Article by Jason Akl
The air is a little cooler and the daylight seems to last only a few short hours. Leaves everywhere seem to have suddenly turned from subtle earthy greens to brilliant reds and yellows. Fall has once again crept up and taken hold of the landscape and at the same time brought about changes in the river. The low water conditions of the hot summer are now nearly forgotten and thoughts of hooking big lake-run fish are on the minds of most anglers. The fall-run of fish from the lakes to the rivers is not for the faint of heart. The weather can bring sub-zero temperatures, snow, sleet and winds that can chill to the bone even the best-dressed fisherman. Along with the adverse conditions, an angler must also time the run perfectly. On their way in from the lake, the fish will only come when all the conditions are right. Fishing even a few days early or late can lead to hours of frustration.
The salmon and steelhead of the lakes are not finicky eaters but a few time-tested patterns can definitely help your odds of hooking a quality fish. One pattern that has produced world-wide and is a must have for every salmon/ steelhead fisherman’s fly box is the Undertaker. This fly is a revered Atlantic salmon pattern but through out the years has definitely duped equal amounts of giant steelhead and monster browns. This is a fly pattern that is easy and inexpensive to tie, so stocking your fly box with a few is only logical. Give it a try on your next outing but be sure to hold on tight, you never know what will be biting.
Materials Used in Tying the Undertaker Salmon Fly
- Hook: Mustad 36890 Salmon Hook Size 4
- Thread: Black 8/0
- Wing: Black Bucktail
- Beard: Black Bucktail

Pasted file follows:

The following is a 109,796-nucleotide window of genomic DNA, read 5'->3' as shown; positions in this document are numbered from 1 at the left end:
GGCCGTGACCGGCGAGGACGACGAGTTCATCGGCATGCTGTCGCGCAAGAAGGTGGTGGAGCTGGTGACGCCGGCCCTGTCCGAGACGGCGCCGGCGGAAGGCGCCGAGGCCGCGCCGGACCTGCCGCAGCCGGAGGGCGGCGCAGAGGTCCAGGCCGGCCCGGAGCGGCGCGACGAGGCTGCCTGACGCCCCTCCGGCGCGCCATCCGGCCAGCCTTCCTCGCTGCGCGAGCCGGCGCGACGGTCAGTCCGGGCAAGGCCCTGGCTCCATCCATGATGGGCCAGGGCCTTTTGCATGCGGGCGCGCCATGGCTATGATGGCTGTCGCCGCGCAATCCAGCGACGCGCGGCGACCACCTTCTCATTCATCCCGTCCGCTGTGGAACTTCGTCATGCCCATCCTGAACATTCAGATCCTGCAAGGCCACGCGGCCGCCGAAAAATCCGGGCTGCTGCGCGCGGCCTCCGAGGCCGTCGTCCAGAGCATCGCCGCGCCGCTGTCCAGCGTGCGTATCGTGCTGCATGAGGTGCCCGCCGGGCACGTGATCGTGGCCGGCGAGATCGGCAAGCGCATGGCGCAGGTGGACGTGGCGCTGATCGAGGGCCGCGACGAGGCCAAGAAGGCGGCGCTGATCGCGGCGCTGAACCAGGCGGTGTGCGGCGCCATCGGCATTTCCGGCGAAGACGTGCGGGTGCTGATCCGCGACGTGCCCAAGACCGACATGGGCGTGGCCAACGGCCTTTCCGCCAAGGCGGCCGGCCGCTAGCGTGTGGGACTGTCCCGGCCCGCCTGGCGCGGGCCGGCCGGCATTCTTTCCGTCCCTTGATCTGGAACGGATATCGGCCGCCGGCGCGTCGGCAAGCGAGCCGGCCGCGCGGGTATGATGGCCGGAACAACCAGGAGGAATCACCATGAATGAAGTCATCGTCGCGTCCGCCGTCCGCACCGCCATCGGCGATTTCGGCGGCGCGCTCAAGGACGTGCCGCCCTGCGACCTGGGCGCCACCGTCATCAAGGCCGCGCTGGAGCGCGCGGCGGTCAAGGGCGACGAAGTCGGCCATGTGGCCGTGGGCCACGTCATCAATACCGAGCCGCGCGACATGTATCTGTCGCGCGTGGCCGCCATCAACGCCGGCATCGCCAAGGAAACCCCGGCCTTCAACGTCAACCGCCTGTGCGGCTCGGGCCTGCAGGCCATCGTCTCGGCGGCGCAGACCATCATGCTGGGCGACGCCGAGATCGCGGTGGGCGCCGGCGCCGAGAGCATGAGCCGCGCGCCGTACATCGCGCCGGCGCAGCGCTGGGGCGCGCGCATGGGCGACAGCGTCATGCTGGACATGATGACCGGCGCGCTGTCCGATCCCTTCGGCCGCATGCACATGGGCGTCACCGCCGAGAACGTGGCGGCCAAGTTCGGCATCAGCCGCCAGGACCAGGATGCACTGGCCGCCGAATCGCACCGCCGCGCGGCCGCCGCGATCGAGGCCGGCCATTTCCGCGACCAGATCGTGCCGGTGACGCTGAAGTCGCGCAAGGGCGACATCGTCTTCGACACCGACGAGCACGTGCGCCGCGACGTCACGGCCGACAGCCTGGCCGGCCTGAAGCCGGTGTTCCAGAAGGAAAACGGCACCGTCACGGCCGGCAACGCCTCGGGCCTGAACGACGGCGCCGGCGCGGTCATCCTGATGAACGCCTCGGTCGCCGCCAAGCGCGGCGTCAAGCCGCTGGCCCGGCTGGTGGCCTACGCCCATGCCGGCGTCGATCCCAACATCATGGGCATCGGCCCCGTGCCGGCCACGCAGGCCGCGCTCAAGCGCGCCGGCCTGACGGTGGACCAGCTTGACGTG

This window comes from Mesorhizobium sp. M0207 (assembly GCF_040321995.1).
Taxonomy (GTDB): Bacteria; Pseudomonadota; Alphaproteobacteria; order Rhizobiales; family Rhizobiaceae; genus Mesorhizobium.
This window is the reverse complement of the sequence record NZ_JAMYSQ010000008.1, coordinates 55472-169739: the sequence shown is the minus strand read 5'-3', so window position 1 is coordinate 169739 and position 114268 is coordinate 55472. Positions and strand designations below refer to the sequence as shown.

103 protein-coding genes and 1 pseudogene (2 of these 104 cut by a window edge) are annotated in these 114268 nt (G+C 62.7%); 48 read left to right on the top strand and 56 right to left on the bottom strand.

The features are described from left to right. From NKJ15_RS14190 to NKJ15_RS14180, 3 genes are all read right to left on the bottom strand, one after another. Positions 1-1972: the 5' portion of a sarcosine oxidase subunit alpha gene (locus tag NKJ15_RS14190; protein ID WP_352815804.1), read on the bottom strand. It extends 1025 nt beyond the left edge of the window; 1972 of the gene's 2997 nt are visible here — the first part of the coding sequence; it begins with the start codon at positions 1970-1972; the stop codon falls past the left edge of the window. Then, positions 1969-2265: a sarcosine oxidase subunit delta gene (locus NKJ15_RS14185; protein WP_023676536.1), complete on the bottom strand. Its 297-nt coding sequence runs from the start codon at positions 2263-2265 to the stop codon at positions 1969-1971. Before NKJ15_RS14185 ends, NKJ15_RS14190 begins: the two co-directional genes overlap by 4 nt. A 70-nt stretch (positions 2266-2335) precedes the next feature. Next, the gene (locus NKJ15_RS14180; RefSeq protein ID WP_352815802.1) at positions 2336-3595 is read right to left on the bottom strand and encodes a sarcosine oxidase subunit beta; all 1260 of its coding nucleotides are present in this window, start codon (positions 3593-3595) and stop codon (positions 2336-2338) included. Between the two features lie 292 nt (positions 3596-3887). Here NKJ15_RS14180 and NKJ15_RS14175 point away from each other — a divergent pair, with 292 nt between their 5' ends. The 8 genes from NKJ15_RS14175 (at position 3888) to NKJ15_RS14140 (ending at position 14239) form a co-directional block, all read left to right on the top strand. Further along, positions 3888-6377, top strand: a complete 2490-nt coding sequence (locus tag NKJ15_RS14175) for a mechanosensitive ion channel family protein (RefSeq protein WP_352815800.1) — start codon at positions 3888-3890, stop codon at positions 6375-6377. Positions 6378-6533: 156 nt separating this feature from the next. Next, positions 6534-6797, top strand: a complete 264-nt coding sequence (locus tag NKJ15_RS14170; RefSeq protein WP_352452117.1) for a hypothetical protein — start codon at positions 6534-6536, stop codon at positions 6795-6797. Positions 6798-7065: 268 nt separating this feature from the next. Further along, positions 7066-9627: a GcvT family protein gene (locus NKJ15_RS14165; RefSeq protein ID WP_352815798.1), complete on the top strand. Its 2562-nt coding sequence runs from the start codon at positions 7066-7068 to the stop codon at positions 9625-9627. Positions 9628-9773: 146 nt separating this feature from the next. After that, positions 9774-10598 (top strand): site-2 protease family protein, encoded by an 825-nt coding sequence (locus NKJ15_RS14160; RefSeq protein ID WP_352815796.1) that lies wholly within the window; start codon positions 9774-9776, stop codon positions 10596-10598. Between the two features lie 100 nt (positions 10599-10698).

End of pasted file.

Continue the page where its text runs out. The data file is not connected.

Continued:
- Thorax: Three Peacock Herls
- Butt: Green/ Red Floss
- Tag: Silver Round Tinsel
Tying Steps For The Undertaker
1. Start this fly by placing your hook in the vice and attaching your black thread to the hook shank.
2. Tie in some silver round tinsel and cover it with thread wraps until you reach the point above the tip of the hook. Now wrap the silver round tinsel forward five to seven wraps and tie off.
3. Now tie in a small piece of green floss and wrap down (and butt up against the tag) and back up the hook shank a distance of a quarter of an inch. Make sure that you lay the floss wraps one in front of another so that you end up with a nice smooth and even section of green butt.
4. Again, tie in a strip of red floss and wrap it down and back up the hook shank for a distance of a quarter of an inch. The red and green floss should be the same width and match together.
5. In front of the butt tie in three choice peacock herls by their tips. Wind them into a thick bushy rope.
6. Wrap the herl rope forward with tight wraps building a dense bushy peacock thorax. Wrap the peacock herls until you reach close to the back of the hook eye.
7. Clip and stack a small patch of black bucktail. Invert your hook in your vice and tie in the bucktail on top of the hook shank (actually the bottom). Make sure that the hair does not flair our largely or spin around the hook shank. The beard should be quite long extending to the point where the tag starts on the hook shank or the hooks point.
8. Place your hook right side up again in your vice and now clip a second but bigger patch of black bucktail. Tie the bucktail wing onto the top of the hook shank but this time let it spin slightly. The length of the wing should extend almost to the end of the hook shank. Clip the excess short and form a nice neat head. Whip finish and cement. Once the head cement has dried add a tiny bit of black nail polish to the head you just made to spruce up the look a little bit.
Tight Lines and Smooth Threads Jason Akl